The Guernsey Literary and Potato Peel Pie Society by Annie Barrows
My rating: 4 of 5 stars
"The Guernsey Literary and Potato Peel Pie Society" falls well outside my usual tastes in reading. I only picked up the book because:
1. a friend recommended it to me,
2. I found the name intriguing, and
3. it was available used from our local bookstore.
I don't have my copy anymore - I sent it on to someone else to read, I liked the book so much.
This story follows a female reporter right after World War II who learns about the literary society quite by accident, and uncovers the history of the German occupation of the Channel Islands. I don't know how much the author researched the occupation, but I like the details she added - enough to help the reader feel the horror and sorrow of the island residents, but not so much as to overwhelm the story.
The first two-thirds of the book were written as letters between people, and they do a brilliant job of relaying the story. But then the author, Annie Barrows, died. Her niece took up the rest of the story, finishing the story as a traditional fashion. There is a clear delineation between the two authors, yet I found I had no trouble following the story.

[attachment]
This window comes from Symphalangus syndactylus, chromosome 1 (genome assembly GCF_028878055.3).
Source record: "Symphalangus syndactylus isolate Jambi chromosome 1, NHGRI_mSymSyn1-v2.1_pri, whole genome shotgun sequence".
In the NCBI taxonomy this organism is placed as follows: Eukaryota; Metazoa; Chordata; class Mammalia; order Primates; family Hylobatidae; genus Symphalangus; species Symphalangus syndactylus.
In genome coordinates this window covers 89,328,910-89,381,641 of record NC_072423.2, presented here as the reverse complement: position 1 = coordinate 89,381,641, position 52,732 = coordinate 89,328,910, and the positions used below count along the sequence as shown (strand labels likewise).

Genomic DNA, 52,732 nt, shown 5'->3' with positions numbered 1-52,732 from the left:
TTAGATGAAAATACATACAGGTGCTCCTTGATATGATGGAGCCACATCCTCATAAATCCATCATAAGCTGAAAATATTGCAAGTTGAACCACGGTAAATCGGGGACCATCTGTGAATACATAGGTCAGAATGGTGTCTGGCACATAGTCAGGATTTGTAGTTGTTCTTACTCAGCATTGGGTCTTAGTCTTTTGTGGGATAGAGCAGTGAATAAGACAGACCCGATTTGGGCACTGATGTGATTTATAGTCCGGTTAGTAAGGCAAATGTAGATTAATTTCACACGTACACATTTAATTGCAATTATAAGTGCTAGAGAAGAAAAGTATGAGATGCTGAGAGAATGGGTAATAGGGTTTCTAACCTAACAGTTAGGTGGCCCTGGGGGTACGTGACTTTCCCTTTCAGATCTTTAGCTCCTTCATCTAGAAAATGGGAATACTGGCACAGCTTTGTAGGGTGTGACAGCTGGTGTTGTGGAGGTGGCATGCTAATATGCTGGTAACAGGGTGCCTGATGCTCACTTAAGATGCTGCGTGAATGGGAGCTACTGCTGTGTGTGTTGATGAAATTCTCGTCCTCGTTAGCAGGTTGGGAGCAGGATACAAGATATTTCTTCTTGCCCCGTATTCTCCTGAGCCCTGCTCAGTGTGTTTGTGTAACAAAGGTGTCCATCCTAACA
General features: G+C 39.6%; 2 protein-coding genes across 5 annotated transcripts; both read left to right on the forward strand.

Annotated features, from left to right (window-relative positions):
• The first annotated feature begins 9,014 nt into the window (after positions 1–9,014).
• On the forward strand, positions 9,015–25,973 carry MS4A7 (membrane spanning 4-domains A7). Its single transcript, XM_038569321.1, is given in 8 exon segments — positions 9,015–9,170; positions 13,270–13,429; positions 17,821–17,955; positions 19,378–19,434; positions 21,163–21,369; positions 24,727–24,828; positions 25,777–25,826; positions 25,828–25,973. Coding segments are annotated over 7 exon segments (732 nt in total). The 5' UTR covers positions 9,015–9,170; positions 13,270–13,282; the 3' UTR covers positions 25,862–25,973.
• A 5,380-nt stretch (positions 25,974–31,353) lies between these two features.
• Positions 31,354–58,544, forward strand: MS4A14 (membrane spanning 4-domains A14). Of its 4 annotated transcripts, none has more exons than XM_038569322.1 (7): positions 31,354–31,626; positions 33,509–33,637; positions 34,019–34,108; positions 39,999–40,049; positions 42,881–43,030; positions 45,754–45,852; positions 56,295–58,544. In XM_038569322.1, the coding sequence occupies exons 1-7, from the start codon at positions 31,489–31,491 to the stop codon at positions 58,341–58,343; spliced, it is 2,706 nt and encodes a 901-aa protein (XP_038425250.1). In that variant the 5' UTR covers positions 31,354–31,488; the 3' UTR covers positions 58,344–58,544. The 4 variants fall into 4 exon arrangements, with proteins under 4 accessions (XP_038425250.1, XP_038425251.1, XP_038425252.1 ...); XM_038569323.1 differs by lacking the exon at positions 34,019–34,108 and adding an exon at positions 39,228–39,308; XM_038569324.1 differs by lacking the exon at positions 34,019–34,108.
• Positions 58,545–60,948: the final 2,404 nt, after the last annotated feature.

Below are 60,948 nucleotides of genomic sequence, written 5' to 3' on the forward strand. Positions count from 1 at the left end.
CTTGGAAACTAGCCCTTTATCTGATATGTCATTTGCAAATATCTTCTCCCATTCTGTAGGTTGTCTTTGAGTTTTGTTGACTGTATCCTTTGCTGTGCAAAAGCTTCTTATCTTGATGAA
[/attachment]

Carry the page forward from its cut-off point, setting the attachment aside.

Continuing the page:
Most of the characters feel rather stock and predictable, not quite three-dimensional. The scenery, again, gives the reader the feeling of being on one of the islands, but is not overly spectacular.
So why did I give the book four stars?
Because of the story itself. Annie Barrows takes the characters and scenery, and weaves a tale that brings the reader in enough to simply enjoy it.
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